Note: I had originally submitted this as an OpEd to the Washington Post last week (to the great support of many – Thank you!) Alas, the Washington Post chose not to run it, so I thought I’d share it here (with a brief update about the TSA Director of Security), especially after reading Gary Leff’s TSA piece, which, I think gears toward a similar end result.
It is Time for the TSA to Step Aside
The summer travel season is fast approaching. This is a time when many facets of the US economy are relying on travelers and vacationers. While airlines are most pronounced, this travel season extends far beyond them, to the hotels, bed & breakfasts, and rentals, to the seasonal shops that are only open in the summer, to tour operators, and even lifeguards. In other words, many jobs are on the line, many businesses are on the line here.
The Transportation Security Agency (TSA), which falls under the Department of Homeland Security (DHS), plays a meaningful role in today’s transportation security. Unfortunately that meaningful role is most pronounced at airports, where lines and trending longer, and travelers are unhappy about it. The TSA, regardless of efficacy, is limited in hiring and operations, to what Congress permits it. In short, nothing happens quickly.
There have been a variety of options put out to try to alleviate the growing airport security lines, that inevitably impact the summer travel season. There have forward looking thoughts, such as the Port Authority of New York / New Jersey’s threat to TSA to replace them. Airlines have even been willing to put money up, such as American Airlines’ announcement that they will hire a company to manage checkpoint lines, so “TSA can focus on screening passengers.” There have also been non-productive options, such as those offered by two US Senators, requesting that airlines wave baggage fees. Of course the challenge to the latter proposal, is that TSA still must screen all baggage, its just a question of whether it is in front of passengers or not, I don’t believe it reduces the workload. In fact, just yesterday, TSA removed their Head of Security, Kelly Hoggan.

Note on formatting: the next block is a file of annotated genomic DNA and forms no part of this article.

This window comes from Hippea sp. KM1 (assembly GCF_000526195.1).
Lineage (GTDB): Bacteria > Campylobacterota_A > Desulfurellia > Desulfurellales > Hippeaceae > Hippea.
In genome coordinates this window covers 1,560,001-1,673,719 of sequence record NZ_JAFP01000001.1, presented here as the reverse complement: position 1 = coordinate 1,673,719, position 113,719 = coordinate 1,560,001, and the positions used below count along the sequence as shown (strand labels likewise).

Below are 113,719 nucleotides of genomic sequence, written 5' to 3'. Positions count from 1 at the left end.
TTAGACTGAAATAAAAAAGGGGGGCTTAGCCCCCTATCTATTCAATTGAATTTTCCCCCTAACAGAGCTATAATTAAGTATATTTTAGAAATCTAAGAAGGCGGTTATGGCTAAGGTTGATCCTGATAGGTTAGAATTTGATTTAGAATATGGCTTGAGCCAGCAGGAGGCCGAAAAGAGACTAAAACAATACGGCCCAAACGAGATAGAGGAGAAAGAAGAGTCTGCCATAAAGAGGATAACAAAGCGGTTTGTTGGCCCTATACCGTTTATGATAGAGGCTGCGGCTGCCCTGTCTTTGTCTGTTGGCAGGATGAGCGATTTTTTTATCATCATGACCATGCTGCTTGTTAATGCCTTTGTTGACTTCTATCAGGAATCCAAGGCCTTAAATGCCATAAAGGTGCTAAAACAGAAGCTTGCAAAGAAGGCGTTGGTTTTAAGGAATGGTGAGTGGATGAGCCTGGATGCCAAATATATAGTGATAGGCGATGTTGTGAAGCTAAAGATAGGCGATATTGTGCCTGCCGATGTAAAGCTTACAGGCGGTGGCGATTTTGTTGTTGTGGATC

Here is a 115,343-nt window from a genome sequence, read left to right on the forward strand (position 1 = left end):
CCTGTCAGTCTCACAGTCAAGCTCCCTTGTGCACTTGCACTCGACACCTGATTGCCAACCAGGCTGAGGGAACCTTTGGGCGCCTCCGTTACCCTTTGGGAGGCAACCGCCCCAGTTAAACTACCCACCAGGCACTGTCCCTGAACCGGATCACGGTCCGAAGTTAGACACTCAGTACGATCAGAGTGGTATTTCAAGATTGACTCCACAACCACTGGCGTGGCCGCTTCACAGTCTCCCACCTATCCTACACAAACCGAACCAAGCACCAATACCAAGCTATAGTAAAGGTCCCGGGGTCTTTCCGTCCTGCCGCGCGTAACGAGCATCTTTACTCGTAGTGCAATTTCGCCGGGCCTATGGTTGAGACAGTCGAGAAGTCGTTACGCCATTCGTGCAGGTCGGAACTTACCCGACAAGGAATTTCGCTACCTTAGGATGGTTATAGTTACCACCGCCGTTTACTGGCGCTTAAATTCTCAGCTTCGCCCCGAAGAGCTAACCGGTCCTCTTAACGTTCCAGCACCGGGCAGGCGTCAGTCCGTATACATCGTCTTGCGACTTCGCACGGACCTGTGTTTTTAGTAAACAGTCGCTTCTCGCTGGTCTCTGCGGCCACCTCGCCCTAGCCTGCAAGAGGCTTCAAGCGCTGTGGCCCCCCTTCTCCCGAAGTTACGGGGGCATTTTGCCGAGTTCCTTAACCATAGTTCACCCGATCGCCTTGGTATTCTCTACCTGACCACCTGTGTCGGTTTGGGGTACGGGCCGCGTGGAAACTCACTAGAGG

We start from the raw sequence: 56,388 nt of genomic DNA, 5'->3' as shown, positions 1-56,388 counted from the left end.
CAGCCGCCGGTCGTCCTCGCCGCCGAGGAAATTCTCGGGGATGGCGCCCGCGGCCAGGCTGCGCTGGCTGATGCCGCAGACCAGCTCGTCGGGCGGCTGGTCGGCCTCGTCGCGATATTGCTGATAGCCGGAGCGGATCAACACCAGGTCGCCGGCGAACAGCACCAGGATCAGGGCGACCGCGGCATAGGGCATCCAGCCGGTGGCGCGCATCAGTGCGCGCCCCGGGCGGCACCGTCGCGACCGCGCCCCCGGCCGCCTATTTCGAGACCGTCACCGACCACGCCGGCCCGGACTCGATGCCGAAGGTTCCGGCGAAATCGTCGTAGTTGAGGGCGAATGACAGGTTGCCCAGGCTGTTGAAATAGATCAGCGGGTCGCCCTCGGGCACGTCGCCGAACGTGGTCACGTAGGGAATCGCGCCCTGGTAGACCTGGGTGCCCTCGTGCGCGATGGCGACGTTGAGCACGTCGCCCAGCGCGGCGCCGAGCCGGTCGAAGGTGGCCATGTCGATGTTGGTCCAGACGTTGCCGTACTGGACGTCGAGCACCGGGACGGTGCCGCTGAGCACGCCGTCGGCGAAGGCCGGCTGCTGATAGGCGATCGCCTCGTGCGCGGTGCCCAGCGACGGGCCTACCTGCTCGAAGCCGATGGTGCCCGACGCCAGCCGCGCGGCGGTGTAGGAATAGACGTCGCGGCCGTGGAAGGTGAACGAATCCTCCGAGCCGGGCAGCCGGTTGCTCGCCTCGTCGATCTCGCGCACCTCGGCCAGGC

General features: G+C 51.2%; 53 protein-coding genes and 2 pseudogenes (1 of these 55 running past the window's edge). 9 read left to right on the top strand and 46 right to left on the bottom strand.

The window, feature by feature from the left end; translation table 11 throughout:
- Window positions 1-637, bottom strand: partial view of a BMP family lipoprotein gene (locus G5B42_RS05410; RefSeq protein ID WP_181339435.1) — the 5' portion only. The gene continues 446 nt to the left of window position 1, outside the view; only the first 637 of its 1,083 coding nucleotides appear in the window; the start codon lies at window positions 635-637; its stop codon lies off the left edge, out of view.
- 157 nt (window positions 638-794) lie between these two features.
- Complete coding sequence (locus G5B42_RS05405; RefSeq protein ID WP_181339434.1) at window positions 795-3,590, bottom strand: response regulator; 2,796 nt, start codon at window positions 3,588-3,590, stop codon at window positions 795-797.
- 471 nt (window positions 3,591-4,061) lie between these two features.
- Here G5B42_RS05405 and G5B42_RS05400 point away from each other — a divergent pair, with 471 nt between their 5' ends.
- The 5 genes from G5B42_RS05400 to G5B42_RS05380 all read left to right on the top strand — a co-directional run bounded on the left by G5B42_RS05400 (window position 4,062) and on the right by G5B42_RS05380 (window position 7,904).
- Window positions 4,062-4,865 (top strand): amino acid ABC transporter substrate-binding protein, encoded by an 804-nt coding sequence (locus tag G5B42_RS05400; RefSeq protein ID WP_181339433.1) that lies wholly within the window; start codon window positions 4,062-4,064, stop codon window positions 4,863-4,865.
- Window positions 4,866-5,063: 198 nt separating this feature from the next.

A Better Way
TSA has done an admirable job, given what it has been faced with, in the years following September 11, 2001. The agency and its screeners have continued to persevere with other threats, but the fact is, it is time to pass the torch. Before 9/11, private security was more than sufficient. Under the current rules–sans No Fly Lists–passengers can take through security pocket knives who’s blade is less than 2.36,” (Update: I misread this, rather, The agency had proposed to lift the ban on pocket knives but has since backed away, the change was not implemented). Private security can no doubt enforce such a rule. In fact, Private security can no doubt enforce many–if not all–of the rules put in place since September 11, 2001.
I propose, that TSA should transition from providing checkpoint security, to overseeing checkpoint security. The agency should continue to provide guidance on what can and cannot be taken through airport security checkpoints–and on airplanes. The agency should also continue to have influence on the x-ray, millimeter wave, and other scanning and screening technology, to ensure the costs are competitive, and the result is reliable. However, now is the time for TSA to step back from providing the “boots on the ground” checkpoint screening. As a compromise, the agency could–and should–have limited supervisor-level staff onsite at airports to provide the final judgement on questionable items.
It is important to remember the role that TSA has played over the past 15 years. It is also important to acknowledge that we must regularly consider the structures and processes we have in place, and take action when necessary. Action is necessary at this juncture. This is not a result of the positive work that TSA has done over the last 15 years, and where airport security needs to go over the next few years. To facilitate this, TSA should step back, and be elevated to an oversight role, rather than a “boots on the ground” role. This will allow TSA to focus on the true threats, and convey information downward as appropriate.
As a result of TSA stepping back, airports will be able to contract with private security, and if there is a problem from a long wait, or other issue, airports will be empowered to take action themselves, rather than pleading to a nation-wide service provider, as the TSA has become. This will provide a way for the TSA, airports, and airlines, to come together, to ensure that the upcoming Summer Travel Season is successful for all.